Subject: Re: New Lisp ?
From: Erik Naggum <>
Date: Thu, 27 Dec 2001 07:06:44 GMT
Newsgroups: comp.lang.scheme,comp.lang.lisp,comp.lang.functional
Message-ID: <>

* israel r t
> Lisp needs to reinvent itself.

* Andreas Bogk
| I suggest to take a look at Dylan.

  Since the whole thread is a spoof of an article that caused the Scheme
  community to explode in rage and the resident Dylan fans completely fail
  to understand that this is a stupid attempt to inflame the Lisp community
  likewise, but rather once again take part in it with their unsolicited
  Dylan marketing campaign -- which is no surprise, like Scheme fans, they
  also erroneously think their language is a Lisp and annoy comp.lang.lisp
  with marketing for their Lisp-wannabe languages every once in a while --
  the conlusion is clear: Dylan is worth a look if and only if Lisp needs
  to reinvent itself, which it does not need any more than Scheme does.

  Both Dylan and Scheme have distanced themselves from the Lisp community
  in a number of important ways, but when they lose ground, they return to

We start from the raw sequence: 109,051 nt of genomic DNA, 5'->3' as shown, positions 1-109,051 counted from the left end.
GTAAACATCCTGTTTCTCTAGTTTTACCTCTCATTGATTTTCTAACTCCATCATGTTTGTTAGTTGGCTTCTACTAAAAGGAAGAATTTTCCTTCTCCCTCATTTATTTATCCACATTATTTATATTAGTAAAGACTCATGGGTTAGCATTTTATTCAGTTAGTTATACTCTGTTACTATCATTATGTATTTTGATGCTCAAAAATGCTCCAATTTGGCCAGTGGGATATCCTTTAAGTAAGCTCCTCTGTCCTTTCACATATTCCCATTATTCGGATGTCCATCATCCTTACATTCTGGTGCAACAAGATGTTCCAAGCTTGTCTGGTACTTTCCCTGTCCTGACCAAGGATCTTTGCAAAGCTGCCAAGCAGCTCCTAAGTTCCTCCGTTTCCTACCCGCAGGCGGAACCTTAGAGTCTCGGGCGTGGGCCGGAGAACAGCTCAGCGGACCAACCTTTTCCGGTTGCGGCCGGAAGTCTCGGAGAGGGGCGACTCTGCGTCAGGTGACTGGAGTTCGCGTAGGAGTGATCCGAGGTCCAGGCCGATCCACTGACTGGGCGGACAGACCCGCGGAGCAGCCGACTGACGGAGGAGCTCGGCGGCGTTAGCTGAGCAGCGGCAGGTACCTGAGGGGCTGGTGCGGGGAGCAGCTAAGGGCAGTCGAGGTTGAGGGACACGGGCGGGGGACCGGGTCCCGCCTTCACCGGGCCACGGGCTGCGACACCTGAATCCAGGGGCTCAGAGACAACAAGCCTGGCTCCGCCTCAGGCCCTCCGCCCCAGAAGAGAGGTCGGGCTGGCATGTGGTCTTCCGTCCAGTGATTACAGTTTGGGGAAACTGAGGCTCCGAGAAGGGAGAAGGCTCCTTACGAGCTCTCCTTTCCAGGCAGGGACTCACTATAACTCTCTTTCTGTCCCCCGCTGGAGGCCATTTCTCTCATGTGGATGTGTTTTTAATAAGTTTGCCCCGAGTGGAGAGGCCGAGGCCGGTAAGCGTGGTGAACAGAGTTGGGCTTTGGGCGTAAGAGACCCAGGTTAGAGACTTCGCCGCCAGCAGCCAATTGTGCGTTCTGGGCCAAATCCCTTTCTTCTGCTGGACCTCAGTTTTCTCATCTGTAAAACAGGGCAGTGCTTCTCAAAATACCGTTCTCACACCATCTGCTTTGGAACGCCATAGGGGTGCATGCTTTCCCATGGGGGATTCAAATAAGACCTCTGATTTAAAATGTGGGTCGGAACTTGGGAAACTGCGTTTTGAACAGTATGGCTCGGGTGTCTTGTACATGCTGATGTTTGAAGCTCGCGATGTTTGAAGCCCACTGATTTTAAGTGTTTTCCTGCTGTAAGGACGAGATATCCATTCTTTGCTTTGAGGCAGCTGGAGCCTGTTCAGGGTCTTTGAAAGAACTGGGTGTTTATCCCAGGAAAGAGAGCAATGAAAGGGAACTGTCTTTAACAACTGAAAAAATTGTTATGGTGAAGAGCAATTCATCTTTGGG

their Lisp heritage, and when they gain ground, they point out how Lisp
  is not longer worth anyone's time.  This closely parallels the behavior
  of immature children who want to distance themselves from their parents
  as long as they risk nothing by doing so.  If Dylan and Scheme were for
  real, they would make a clean cut with Lisp and attempt to make it on
  their own without constant references to their heritage, good or bad.
  "Members of the Lisp family" try to point out much better they are than
  their parent, whatever "Lisp" as a parent means.  Even Paul Graham, the
  inventor of the silly new toy language "arc", needs to point out how
  Common Lisp is superior to his new toy by knocking Common Lisp before he
  has anything to show for himself.

  Attacking Common Lisp is primarily a way to say "I don't understand
  feature X, therefore it is must be bad and should be removed".  If they
  spent as much time trying to understand what was going on as they do
  trying to fight against Common Lisp, they would not need to fight, either.

  The past is not more important than the future, despite what your culture
  has taught you.  Your future observations, conclusions, and beliefs are
  more important to you than those in your past ever will be.  The world is
  changing so fast the balance between the past and the future has shifted.